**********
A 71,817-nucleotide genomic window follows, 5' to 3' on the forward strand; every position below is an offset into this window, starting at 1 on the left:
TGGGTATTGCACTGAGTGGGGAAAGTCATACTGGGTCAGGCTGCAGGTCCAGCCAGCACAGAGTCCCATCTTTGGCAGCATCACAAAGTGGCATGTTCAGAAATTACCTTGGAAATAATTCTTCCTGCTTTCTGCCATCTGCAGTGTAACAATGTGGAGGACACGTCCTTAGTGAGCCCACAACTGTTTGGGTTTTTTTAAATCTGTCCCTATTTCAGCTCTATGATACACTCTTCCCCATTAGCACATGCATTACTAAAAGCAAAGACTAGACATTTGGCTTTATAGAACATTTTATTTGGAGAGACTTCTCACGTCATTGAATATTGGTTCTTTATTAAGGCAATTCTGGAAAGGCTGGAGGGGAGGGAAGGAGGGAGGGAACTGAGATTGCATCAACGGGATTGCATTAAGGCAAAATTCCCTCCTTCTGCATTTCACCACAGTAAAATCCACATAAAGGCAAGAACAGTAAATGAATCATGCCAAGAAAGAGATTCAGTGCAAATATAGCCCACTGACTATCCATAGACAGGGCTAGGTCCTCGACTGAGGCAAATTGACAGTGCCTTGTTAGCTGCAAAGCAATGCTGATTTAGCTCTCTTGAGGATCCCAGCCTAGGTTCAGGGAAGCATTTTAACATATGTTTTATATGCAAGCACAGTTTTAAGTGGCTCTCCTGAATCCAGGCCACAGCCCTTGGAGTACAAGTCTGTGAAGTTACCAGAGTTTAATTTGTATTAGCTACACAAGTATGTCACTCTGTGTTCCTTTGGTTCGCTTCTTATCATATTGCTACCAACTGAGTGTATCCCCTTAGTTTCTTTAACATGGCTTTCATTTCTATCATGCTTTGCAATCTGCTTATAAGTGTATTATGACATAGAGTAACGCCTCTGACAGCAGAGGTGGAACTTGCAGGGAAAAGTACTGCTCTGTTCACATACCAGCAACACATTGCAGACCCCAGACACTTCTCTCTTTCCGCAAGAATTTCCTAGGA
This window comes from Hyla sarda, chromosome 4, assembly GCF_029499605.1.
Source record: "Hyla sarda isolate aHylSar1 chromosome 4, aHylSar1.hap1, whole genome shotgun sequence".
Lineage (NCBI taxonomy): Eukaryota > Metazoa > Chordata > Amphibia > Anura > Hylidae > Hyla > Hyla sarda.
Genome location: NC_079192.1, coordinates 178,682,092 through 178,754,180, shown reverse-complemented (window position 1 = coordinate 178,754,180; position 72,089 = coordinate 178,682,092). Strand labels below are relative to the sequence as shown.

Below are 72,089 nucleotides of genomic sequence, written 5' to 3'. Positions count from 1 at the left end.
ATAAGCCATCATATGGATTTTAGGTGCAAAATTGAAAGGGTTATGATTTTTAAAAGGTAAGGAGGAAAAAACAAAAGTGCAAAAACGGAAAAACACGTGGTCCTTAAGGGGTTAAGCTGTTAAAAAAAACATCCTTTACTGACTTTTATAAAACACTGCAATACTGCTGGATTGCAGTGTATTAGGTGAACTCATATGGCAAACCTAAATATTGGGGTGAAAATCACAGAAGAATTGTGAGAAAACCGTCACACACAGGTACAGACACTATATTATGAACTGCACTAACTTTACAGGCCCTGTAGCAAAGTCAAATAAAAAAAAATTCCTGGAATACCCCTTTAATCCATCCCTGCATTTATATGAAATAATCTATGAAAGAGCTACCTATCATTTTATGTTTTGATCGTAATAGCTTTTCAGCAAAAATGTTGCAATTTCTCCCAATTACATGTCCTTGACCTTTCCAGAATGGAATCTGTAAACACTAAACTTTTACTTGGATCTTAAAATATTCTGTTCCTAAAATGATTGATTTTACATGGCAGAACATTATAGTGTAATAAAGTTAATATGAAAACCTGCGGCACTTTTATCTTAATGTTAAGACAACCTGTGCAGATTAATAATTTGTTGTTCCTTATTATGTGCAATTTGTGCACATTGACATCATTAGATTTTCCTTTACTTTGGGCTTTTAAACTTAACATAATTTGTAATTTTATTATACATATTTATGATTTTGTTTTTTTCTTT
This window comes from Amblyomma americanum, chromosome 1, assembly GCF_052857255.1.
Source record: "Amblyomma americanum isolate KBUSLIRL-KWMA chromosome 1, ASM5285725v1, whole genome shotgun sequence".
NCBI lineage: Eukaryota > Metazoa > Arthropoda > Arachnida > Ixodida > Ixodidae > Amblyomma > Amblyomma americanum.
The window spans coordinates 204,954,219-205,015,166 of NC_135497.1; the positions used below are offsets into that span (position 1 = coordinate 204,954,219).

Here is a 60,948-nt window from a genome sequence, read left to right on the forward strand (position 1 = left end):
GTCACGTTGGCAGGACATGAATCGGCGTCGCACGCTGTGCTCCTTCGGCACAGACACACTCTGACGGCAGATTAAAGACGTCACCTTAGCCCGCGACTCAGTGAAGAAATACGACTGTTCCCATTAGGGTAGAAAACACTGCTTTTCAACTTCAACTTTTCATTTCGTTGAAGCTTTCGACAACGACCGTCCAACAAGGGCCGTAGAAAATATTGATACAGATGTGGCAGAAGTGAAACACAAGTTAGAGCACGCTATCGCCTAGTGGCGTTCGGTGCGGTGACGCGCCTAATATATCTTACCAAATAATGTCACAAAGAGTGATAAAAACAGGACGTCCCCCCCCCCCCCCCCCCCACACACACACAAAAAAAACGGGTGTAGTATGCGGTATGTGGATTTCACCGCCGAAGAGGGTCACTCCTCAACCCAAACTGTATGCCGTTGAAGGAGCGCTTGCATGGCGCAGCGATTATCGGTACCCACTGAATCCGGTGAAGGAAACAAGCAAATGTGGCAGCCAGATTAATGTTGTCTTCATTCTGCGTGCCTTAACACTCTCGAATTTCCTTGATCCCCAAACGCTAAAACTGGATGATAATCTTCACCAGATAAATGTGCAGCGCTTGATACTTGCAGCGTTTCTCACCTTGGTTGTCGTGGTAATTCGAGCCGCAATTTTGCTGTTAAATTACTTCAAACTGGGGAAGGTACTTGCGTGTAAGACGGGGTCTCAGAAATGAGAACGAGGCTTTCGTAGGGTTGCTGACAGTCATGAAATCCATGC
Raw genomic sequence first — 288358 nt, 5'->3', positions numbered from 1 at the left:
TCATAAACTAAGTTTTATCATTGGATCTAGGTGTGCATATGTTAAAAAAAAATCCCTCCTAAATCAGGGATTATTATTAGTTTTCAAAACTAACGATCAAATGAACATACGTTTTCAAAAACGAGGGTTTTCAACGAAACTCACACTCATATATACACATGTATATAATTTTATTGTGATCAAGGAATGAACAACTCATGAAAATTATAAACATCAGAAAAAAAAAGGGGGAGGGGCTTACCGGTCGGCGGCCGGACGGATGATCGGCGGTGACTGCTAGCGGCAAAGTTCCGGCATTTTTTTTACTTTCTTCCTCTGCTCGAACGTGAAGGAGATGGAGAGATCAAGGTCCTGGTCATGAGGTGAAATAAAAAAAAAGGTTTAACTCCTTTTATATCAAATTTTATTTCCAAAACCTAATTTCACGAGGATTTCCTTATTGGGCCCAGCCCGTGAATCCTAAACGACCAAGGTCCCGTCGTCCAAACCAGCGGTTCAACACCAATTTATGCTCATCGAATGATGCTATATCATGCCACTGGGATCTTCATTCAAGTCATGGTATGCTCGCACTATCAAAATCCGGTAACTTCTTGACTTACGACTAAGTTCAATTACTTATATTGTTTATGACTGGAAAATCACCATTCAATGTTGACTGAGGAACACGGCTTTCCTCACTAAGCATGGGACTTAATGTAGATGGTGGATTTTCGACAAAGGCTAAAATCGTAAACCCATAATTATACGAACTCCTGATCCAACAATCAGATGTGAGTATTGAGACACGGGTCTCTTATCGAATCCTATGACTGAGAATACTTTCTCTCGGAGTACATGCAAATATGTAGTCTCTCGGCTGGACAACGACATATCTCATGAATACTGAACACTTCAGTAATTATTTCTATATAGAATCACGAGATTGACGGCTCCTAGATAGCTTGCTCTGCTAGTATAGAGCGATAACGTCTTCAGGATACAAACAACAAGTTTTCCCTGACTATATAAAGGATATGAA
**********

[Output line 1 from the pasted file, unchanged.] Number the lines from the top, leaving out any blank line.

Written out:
A 71,817-nucleotide genomic window follows, 5' to 3' on the forward strand; every position below is an offset into this window, starting at 1 on the left: